Another evidence of God’s love for us is seen in the good events of life. Jesus speaks about God the Father, and says, “For he makes the sun to rise on the evil and on the good, and sends rain on the just and on the unjust” (Matthew 5:45). Every blessing of life is really a love-token from God. We read in James 1:17 that “Every good gift and every perfect gift is from above, and comes down from the Father of lights.” And since God doesn’t change (see the last part of verse 17), every gift God gives is a good gift for us.
When the sun shines with its warmth and gladness, we need to lift up our heads and say, “This beautiful sunny day is a token of my Father’s love.” When the snow falls and provides nutriments for the soil, and nourishment for the crops, and its protection from the extreme cold, we need to say, “This is a token of our Father’s love.” When flowers bloom and the grass grows and the trees bring forth leaves—and the gardens produce their fruits and vegetables we need to say, “All this beauty is a token of God’s love.” When you feel health and strength flowing through your veins, take time to say, “Thank you Lord for this evidence of your love.”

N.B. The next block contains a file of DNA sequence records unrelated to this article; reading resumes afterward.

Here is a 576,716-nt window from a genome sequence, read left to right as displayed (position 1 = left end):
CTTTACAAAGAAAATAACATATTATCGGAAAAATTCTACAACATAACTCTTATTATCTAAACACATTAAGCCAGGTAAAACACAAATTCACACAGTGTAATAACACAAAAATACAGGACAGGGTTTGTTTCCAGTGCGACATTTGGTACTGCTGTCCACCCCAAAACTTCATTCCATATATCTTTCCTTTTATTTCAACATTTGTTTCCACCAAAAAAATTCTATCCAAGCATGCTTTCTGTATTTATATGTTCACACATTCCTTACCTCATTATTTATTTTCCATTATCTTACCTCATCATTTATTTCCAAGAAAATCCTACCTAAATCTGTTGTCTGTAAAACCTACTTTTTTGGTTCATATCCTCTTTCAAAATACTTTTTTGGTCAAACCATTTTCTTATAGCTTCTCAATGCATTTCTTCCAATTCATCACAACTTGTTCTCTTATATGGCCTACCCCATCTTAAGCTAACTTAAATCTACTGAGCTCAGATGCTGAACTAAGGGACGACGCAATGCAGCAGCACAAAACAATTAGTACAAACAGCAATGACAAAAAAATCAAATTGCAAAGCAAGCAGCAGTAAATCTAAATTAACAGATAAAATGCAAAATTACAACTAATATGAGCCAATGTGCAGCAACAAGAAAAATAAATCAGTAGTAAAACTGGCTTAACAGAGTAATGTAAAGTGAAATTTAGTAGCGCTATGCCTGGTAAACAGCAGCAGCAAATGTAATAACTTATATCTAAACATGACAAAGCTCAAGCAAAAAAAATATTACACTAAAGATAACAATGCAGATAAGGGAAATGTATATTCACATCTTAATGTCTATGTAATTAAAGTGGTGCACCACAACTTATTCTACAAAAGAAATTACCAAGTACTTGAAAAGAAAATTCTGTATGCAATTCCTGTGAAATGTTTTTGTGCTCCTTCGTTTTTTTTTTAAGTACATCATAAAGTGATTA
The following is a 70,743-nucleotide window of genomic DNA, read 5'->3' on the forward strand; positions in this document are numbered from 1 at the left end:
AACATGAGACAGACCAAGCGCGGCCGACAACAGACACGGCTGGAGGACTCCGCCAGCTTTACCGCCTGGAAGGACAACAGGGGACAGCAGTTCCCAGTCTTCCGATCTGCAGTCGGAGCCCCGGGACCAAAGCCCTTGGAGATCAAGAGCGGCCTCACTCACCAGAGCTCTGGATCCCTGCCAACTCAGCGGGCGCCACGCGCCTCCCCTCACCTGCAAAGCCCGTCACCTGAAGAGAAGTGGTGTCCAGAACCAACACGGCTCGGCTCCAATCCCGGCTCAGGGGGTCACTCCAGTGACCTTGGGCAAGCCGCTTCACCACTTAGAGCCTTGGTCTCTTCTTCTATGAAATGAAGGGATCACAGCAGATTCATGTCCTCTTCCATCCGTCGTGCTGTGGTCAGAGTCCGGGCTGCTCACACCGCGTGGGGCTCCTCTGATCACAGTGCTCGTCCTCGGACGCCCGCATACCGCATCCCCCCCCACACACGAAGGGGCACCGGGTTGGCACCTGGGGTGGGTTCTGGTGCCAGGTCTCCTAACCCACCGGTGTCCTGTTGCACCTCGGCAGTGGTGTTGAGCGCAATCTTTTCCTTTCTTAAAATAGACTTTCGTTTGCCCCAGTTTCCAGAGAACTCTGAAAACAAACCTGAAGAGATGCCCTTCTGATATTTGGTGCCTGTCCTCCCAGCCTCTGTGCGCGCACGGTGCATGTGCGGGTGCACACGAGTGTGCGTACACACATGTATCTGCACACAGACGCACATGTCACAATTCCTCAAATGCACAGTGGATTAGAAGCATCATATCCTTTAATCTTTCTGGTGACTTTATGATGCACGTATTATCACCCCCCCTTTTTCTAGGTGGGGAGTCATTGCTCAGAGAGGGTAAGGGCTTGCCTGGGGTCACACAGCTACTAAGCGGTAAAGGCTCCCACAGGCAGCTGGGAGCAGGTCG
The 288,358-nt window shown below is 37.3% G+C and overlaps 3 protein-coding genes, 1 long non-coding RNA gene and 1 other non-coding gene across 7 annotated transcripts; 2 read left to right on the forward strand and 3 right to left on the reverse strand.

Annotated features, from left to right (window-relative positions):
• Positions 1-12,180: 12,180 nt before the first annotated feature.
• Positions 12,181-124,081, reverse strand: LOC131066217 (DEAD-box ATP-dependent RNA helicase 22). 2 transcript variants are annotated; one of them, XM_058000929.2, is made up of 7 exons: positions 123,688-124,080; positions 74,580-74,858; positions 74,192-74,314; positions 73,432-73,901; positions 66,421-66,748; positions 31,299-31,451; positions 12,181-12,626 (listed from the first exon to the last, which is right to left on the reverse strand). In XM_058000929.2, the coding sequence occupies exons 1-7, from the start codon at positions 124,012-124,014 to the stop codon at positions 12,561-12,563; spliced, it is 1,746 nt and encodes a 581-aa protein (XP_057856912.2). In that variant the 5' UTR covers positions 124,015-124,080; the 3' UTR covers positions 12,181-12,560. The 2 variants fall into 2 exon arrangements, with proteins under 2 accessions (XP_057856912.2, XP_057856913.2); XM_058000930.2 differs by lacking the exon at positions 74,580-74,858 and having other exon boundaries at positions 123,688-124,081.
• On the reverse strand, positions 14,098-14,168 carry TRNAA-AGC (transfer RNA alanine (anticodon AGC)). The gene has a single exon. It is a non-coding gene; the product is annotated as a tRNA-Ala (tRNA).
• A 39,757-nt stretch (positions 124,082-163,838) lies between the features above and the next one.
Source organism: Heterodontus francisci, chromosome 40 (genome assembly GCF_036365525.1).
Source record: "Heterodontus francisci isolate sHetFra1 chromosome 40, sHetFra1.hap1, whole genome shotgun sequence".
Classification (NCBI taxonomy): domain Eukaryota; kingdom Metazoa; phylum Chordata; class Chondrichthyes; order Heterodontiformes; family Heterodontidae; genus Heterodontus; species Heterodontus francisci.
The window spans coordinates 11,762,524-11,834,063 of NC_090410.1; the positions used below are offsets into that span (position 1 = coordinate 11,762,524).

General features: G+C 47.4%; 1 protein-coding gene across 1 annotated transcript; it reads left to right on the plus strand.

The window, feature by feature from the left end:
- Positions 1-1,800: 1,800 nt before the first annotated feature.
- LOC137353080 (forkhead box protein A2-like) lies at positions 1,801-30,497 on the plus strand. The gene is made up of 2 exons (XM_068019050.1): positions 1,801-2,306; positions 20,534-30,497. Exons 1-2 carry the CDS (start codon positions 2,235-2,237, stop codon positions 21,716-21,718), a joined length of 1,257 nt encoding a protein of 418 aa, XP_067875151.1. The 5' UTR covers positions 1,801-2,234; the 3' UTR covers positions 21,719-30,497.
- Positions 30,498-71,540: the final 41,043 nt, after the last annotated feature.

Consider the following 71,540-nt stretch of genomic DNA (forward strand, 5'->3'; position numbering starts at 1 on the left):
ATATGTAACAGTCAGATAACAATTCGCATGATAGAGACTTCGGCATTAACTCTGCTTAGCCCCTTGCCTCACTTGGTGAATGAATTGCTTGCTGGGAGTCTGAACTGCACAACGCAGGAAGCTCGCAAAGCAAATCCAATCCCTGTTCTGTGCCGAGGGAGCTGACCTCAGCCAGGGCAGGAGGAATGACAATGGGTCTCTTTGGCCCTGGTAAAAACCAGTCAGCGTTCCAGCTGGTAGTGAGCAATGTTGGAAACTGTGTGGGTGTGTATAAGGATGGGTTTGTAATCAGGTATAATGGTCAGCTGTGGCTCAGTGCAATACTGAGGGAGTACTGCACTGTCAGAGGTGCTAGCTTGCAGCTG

The countless blessings that come to every one of us each day of our lives are tokens of God’s great and constant love for us. An unknown poet says:
“I see God’s love in simple things,
Enjoyed by common folks, and kings;
I see God’s love in the trees and flowers,
In sunlight and the summer showers;
In those who give me loving care,
And those who help my burdens bear.
I see God’s love in the mountain peaks,
And hear it when the small child speaks;
I see it in the rainbow’s hue—
Green moss, and misty morning dew;
In bird songs at the break of dawn,
In sunrise, at the early morn . . . .”
Each blessing of life is a love-token from God. Isaac Watts wrote the words, “My God, how endless is thy love! Thy gifts are every evening new; and morning mercies from above, gently fall like early dew.” The blessings of life are evidences of God’s love.
4. The Chastening Hand of the Lord
A sobering truth is expressed in Hebrews 12:6, where we read, “For whom the Lord loveth he chasteneth, and scourgeth every son whom he receiveth.” God trains those whom He loves and chastises every son whom He accepts.